What is Thread Sanitizer?
Thread Sanitizer (TSan) is a fast data race detector for C/C++ programs. It uses a compile-time instrumentation to check all non-race-free memory access at runtime. Unlike other tools, it understands compiler-builtin atomics and synchronization and therefore provides very accurate results with no real false positives. More information on how TSan works can be found on the Thread Sanitizer wiki.
Note: No public builds are available at this time yet.
The TSan instrumentation is implemented as an LLVM pass and integrated into Clang. Therefore, we must first get and build LLVM and Clang.
The following commands do a fresh SVN checkout/build of LLVM, Clang and the compiler runtime libraries with a revision confirmed to work:
# Latest revision confirmed to build with Linux and MacOSX (10.7 and 10.8). REV=192787 svn co -r $REV http://llvm.org/svn/llvm-project/llvm/trunk llvm cd llvm export LLVM_HOME=`pwd` # We will refer to this variable later during the build. (cd tools && svn co -r $REV http://llvm.org/svn/llvm-project/cfe/trunk clang) (cd projects && svn co -r $REV http://llvm.org/svn/llvm-project/compiler-rt/trunk compiler-rt)
Now we can start our build, which can take a while depending on your machine specs. In order to setup the build with the recommended
cmake method, you need to have at least cmake 2.8.8 installed. Adjust the
-j parameter to your needs depending on your CPUs:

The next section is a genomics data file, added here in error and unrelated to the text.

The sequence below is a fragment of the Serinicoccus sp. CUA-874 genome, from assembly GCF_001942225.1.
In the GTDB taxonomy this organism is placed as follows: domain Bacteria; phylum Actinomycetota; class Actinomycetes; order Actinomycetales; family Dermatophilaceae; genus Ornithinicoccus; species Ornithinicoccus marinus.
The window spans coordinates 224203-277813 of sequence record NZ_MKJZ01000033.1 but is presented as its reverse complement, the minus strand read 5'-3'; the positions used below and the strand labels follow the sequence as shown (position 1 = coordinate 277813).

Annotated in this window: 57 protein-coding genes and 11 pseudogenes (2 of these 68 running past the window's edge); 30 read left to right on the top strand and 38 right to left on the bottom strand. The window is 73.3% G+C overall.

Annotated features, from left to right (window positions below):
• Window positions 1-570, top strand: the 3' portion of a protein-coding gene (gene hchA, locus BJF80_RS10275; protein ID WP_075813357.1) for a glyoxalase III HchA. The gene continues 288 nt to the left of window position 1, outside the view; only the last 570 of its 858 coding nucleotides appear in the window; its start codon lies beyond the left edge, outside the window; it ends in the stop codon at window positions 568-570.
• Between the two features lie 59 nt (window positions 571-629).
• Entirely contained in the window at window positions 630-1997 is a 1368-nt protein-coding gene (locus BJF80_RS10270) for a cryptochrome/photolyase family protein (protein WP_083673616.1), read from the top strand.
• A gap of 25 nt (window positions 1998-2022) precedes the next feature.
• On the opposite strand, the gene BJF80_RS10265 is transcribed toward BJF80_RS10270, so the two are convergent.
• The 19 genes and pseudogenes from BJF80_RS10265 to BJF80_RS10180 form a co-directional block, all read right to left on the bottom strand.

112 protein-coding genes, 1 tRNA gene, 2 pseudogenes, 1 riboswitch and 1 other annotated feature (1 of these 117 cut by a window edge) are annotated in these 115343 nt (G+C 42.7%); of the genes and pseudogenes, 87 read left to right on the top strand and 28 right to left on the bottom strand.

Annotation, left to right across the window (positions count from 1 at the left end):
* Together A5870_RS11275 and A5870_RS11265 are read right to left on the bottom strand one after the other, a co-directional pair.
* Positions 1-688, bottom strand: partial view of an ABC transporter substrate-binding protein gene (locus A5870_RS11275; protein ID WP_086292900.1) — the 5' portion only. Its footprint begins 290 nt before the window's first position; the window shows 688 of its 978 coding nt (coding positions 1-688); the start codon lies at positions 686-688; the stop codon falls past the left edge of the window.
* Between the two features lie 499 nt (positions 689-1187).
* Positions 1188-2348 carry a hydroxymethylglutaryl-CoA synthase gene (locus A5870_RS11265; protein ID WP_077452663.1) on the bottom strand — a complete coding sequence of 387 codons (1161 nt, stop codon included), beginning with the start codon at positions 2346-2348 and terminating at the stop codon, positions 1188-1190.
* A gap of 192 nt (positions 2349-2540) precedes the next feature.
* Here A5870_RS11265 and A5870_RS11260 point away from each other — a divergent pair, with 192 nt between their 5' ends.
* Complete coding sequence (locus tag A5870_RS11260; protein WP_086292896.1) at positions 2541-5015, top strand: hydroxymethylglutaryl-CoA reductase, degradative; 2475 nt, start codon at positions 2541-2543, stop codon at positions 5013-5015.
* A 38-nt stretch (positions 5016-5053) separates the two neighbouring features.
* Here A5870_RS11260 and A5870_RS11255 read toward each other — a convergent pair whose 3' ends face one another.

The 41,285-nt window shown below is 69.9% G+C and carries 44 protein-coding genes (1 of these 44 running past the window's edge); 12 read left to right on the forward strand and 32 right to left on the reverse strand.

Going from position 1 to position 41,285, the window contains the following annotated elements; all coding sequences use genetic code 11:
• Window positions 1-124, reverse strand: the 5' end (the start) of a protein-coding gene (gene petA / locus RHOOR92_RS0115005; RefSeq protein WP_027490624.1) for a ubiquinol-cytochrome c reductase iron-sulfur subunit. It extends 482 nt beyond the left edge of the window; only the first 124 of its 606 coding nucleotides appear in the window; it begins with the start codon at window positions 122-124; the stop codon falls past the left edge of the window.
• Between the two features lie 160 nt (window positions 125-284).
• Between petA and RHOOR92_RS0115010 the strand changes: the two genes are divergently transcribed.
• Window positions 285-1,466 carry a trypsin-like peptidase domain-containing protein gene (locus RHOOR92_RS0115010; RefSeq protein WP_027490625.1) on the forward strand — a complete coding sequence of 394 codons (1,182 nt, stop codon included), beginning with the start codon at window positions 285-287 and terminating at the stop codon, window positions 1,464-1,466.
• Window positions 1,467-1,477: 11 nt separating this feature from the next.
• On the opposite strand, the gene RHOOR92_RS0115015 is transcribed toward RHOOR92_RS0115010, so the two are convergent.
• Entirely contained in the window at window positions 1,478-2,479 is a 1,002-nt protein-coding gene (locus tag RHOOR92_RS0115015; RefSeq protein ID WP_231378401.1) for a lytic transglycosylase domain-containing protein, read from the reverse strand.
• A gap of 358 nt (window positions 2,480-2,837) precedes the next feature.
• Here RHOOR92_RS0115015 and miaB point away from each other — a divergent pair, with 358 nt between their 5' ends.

mkdir build cd build cmake -DCMAKE_BUILD_TYPE:STRING=Release $LLVM_HOME make -j16
Building with cmake is highly recommended. In case you cannot build with cmake for some reason, it is still possible to build without it. Instead, use these steps then for building:
# Use these steps only if the cmake build steps cannot be used mkdir build (cd build && ../configure --enable-optimized && make -j 10)
Please note that when building without
cmake, the path to your resulting binaries will be different. For example, with cmake, the
clang binary will be at $LLVM_HOME/build/bin/clang while with the other build method, you will get it at $LLVM_HOME/build/Release+Asserts/bin/clang.
Getting the source
If you don't have a source code repository clone yet, you need to get yourself a clone of mozilla-central.
Adjusting the build configuration
Create the build configuration file
.mozconfig with the following content in your mozilla-central directory:
mk_add_options MOZ_OBJDIR=@TOPSRCDIR@/objdir-ff-tsan mk_add_options MOZ_MAKE_FLAGS=-j12 # Enable LLVM specific code and build workarounds ac_add_options --enable-llvm-hacks # Ensure you set this to your LLVM_HOME path export LLVM_HOME="/path/to/your/llvm" # Set CC/CXX based on LLVM_HOME export CC="$LLVM_HOME/build/bin/clang" export CXX="$LLVM_HOME/build/bin/clang++" # Add TSan to our compiler flags export CFLAGS="-fsanitize=thread -fPIC -pie" export CXXFLAGS="-fsanitize=thread -fPIC -pie" # Additionally, we need the TSan flag during linking. Normally, our C/CXXFLAGS would # be used during linking as well but there is at least one place in our build where # our CFLAGS are not added during linking. # Note: The use of this flag causes Clang to automatically link the TSan runtime :) export LDFLAGS="-fsanitize=thread -fPIC -pie" # These three are required by TSan ac_add_options --disable-jemalloc ac_add_options --disable-crashreporter ac_add_options --disable-elf-hack # Keep symbols to symbolize TSan traces export MOZ_DEBUG_SYMBOLS=1 ac_add_options --enable-debug-symbols ac_add_options --disable-install-strip # Settings for an opt build ac_add_options --enable-optimize="-O2 -gline-tables-only" ac_add_options --disable-debug